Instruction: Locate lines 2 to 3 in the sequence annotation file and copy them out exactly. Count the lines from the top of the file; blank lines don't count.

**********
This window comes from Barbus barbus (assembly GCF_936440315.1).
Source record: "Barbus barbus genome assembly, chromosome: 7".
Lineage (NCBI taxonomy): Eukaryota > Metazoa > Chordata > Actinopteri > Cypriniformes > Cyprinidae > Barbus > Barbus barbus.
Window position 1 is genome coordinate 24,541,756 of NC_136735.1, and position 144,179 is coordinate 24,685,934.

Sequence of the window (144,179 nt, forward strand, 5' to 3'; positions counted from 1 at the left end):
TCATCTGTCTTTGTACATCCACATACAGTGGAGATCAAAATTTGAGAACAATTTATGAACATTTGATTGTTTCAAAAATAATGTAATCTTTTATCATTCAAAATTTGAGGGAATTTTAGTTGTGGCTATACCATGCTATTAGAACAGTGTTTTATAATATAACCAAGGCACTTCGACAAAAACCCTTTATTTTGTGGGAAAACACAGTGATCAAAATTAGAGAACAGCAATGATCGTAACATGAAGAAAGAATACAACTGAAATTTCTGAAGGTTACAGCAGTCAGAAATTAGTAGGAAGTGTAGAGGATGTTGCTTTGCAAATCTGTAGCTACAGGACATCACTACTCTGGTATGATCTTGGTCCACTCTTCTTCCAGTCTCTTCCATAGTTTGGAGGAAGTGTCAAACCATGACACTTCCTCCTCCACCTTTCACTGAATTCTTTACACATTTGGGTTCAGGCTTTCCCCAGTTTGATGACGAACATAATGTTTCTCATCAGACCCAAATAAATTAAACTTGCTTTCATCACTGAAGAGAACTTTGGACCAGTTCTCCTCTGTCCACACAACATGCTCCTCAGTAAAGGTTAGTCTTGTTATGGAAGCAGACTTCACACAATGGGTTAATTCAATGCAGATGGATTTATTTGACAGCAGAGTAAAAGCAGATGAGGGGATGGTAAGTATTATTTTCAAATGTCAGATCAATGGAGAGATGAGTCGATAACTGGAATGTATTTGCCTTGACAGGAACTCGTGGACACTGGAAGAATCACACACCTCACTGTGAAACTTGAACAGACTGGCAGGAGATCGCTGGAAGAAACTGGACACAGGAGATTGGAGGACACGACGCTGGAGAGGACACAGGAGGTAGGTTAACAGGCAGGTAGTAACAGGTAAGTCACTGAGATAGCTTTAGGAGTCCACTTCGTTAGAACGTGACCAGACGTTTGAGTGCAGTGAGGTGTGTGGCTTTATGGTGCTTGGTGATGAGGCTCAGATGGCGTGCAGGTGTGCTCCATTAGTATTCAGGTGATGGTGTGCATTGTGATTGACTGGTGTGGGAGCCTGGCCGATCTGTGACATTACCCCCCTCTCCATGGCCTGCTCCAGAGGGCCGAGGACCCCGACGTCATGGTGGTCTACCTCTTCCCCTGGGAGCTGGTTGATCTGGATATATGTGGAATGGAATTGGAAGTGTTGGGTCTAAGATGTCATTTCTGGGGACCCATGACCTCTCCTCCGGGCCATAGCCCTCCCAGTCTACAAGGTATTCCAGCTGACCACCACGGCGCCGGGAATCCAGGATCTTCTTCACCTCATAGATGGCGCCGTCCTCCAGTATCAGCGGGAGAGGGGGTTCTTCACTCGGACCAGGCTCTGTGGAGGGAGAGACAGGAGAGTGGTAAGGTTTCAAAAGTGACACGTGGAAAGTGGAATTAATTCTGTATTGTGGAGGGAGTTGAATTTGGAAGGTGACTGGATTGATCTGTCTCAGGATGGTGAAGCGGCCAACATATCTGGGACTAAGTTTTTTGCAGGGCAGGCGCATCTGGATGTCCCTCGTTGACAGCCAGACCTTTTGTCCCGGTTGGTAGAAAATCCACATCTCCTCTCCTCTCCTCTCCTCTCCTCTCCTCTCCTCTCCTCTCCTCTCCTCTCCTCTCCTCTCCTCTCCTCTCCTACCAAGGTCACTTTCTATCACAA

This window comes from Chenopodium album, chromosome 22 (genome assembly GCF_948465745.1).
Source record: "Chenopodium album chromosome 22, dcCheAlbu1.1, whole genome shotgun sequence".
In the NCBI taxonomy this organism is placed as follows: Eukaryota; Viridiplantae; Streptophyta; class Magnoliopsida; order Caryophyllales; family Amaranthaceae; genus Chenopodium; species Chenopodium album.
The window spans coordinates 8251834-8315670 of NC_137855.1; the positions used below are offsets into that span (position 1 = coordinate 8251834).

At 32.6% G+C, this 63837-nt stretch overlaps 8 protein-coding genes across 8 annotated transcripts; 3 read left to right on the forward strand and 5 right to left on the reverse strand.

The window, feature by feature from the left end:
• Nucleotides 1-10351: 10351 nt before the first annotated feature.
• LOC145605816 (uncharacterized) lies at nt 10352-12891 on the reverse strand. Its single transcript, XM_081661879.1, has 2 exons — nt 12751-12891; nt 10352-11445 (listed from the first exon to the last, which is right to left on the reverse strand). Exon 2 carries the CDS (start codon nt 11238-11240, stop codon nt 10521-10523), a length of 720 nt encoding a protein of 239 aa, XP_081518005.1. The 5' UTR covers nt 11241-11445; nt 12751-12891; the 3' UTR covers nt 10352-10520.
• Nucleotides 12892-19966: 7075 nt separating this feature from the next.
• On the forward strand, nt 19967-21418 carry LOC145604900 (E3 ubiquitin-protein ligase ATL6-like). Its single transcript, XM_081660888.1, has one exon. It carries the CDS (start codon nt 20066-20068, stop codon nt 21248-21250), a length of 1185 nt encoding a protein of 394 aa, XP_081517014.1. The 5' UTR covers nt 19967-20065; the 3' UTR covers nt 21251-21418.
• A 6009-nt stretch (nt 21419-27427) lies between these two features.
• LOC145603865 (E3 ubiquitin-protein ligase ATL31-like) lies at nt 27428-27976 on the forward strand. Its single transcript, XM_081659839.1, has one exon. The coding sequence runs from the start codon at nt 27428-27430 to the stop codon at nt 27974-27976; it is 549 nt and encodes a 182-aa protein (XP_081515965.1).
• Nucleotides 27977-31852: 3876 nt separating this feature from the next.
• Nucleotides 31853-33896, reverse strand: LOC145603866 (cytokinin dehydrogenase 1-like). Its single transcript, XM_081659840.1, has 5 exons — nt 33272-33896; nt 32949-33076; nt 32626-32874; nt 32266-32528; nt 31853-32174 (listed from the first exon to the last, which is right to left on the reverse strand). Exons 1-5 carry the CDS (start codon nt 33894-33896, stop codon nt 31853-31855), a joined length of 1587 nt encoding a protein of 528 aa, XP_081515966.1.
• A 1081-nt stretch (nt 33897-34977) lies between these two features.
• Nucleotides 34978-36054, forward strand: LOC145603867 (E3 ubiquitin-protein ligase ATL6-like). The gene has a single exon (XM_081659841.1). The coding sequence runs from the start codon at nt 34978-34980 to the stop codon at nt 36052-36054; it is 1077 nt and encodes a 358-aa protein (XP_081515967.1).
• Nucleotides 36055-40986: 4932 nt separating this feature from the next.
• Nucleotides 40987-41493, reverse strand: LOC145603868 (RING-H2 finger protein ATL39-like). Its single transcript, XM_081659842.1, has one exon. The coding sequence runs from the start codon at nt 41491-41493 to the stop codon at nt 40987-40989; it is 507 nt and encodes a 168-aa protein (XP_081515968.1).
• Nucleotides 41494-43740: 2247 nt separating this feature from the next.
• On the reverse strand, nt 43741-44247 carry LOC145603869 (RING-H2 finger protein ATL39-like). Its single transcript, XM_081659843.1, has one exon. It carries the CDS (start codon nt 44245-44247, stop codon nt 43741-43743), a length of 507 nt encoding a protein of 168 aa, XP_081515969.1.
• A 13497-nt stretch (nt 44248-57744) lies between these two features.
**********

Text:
Source record: "Barbus barbus genome assembly, chromosome: 7".
Lineage (NCBI taxonomy): Eukaryota > Metazoa > Chordata > Actinopteri > Cypriniformes > Cyprinidae > Barbus > Barbus barbus.